Don't expect too much out of Berkeley County government until next year.
The county is still operating under last year’s budget, County Council has frozen the hiring of top-level employees, and a project to expand the county administration building has been put on hold.
Some county employees wonder if they will still have their jobs in 2019, when a new supervisor takes over leadership.
The uncertainty is a drawback of having a county government run by an elected supervisor.
“That’s all people are used to in Berkeley County,” said Johnny Cribb, who bested incumbent Bill Peagler for the supervisor job by a 63-37 margin in the June 12 Republican primary.
Because no Democrat is running, Cribb is the heir apparent, but his term does not start until Jan. 1, leaving the county in limbo.
“For people who like this form of government, this is what you get,” Cribb said. “Employees have to think about this every four years. They’ve got to wonder, ‘Am I going to lose my job because of politics?’ and that’s just a shame.”
Berkeley is one of four counties statewide that have an elected supervisor, and officials plan to ask voters on Nov. 6 if they want to continue that way or if they would prefer to add a council member and have the county run by a hired administrator.
It’s common for newly elected supervisors to bring in their own leadership. Weeks before Peagler took office in 2015, he sent severance letters to seven employees, mostly department heads who were among the county's highest paid employees.
“That hasn’t been my history, and that’s not my style,” said Cribb, currently Hanahan’s city administrator. “When I got (to Hanahan) I didn’t let go a single employee. I’ll evaluate employees before making any decisions. I’ve definitely got concerns with a few folks, but that’s not what I’ve been thinking about.”
Instead, he’s been assembling a transition team, studying the budget and having meetings to learn about county projects.
By day, he still works at the job he’s held for a decade.
“I don’t plan on taking my foot off the gas in Hanahan,” he said. “The right thing for me right now is respect who pays me, the city of Hanahan. I plan to earn every penny of my pay between now and the end of the year.”
The delay in approving a budget — two weeks into the new fiscal year — and the hiring freeze should not affect residents, said Councilman Josh Whitley, chairman of the Finance Committee.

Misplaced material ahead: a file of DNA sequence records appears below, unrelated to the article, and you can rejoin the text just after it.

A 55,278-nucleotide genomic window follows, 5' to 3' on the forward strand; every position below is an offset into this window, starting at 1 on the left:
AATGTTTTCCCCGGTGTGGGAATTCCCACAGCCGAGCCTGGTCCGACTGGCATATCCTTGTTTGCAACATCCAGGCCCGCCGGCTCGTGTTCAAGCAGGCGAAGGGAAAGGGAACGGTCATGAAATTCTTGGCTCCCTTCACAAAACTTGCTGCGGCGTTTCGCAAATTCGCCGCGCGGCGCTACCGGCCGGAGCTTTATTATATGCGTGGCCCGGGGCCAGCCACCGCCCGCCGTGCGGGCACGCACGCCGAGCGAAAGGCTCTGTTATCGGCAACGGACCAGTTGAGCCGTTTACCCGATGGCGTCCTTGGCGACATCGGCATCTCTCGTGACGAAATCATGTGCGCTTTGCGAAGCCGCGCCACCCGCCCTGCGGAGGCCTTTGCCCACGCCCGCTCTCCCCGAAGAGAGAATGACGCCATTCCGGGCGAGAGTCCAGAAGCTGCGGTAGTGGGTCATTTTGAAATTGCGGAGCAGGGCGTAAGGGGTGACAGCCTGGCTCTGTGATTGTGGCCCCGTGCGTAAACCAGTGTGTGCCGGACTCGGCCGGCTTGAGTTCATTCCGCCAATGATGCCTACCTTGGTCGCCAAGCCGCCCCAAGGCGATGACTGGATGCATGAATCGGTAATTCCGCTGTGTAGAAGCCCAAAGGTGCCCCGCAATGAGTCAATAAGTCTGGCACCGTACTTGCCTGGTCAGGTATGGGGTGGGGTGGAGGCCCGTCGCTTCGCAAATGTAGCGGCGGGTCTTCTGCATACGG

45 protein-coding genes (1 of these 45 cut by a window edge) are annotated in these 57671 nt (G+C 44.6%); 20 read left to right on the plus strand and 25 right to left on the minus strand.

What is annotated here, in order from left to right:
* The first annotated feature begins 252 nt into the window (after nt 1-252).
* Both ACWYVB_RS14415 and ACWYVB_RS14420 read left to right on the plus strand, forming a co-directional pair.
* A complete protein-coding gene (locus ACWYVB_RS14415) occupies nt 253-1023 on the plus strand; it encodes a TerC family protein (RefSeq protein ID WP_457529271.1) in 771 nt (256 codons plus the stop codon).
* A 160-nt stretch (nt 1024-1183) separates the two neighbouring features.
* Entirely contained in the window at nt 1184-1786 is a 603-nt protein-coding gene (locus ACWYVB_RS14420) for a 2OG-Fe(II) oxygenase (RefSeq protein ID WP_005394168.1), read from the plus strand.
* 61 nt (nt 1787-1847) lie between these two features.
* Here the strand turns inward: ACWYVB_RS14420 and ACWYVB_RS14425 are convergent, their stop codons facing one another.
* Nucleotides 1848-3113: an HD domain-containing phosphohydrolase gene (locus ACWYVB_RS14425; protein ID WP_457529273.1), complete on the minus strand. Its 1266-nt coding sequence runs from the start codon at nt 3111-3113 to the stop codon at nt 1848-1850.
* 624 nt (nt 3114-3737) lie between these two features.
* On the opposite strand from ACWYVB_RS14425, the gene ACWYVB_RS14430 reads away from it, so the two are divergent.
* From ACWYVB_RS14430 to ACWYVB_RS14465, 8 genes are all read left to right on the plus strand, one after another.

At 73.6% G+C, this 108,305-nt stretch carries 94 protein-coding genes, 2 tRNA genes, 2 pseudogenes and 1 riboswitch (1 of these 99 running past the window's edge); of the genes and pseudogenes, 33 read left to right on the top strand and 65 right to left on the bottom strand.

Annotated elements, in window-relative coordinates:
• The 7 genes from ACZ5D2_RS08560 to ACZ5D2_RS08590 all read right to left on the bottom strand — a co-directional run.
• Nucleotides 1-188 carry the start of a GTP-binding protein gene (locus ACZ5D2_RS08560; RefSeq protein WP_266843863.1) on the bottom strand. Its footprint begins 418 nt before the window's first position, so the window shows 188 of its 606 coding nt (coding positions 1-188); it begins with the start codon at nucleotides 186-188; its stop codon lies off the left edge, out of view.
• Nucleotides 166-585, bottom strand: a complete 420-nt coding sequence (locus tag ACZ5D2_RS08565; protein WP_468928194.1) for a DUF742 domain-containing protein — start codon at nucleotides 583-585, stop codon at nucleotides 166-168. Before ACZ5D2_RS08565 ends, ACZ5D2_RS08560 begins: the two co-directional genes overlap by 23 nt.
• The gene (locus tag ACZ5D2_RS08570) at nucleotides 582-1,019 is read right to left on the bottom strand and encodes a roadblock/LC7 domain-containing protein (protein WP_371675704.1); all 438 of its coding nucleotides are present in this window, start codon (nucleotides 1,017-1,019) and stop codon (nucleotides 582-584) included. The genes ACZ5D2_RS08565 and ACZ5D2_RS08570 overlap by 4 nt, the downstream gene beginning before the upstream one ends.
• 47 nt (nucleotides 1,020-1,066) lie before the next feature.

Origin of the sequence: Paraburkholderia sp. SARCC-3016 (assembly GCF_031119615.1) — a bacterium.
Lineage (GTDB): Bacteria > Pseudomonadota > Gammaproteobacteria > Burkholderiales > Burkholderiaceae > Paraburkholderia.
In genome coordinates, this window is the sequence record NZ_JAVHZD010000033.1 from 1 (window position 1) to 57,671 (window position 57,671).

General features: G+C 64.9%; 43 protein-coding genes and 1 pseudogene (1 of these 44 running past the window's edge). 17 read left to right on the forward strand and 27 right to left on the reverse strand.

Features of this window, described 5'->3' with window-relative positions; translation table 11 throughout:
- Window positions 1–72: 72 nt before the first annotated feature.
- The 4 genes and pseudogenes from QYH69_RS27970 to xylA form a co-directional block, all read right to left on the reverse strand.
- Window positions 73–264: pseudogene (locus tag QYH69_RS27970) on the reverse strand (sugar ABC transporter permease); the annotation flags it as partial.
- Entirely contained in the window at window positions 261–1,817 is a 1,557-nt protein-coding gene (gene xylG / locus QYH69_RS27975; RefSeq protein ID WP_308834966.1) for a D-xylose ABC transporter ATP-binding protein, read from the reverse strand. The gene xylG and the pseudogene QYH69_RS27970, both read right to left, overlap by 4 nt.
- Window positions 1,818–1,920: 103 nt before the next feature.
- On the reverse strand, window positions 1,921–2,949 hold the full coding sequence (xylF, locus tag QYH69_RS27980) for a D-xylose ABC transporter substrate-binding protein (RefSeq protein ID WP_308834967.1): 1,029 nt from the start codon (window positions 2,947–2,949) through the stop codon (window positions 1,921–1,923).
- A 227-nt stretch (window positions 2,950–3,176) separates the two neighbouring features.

“There will be no impact other than hopefully a positive, stable transition for the new administration,” he said.
Peagler said he is working with Cribb to ensure a smooth changeover and is “confident that Berkeley County’s success will continue over the next six months and into the future.”
Cribb hopes the same but noted, “I don’t have any authority in Berkeley County right now. Taxpayers are still paying the current supervisor, and the right thing for Berkeley County is for people to show up to work. But either way, the council is conducting business, not worried about whether the supervisor shows up or not.”
On June 25, with the June 30 end of the fiscal year looming, council passed a continuing resolution allowing the county to work temporarily under last year’s budget.
“When a new supervisor is elected, he has to operate under a budget for one-eighth of his term that he didn’t have any input in,” Whitley said. “This budget has 125 new position requests and millions in increased spending, so it makes sense to ask his input.”
Council will consider the final reading on July 23, he said.
On Monday, council froze hiring for five vacant top positions, including human resources director and county engineer — with Peagler’s consent.
Council has also delayed moving forward on the renovation of the former Food Lion next to the county administration building, in part because costs have ballooned to more than twice the $4 million estimated.
“I think it’s unwise to move forward right now, when the configuration might not match the new supervisor’s vision” Whitley said.
The 36,000-square-foot space, adjacent to the former Kmart at 1003 Highway 52 in Moncks Corner that houses most county offices, would be a one-stop shop, consolidating county offices now at other sites.
The supermarket closed in 2012, and the county paid $350,000 for the vacant building two years later.
In 2015, the county issued $30 million in bonds to fund the project, build a library in Cane Bay, improve parking at the county courthouse and upgrade technology and security at the administration building. When the bids for the office expansion came in at more than $8 million, County Council decided to wait until Cribb arrives to give his input.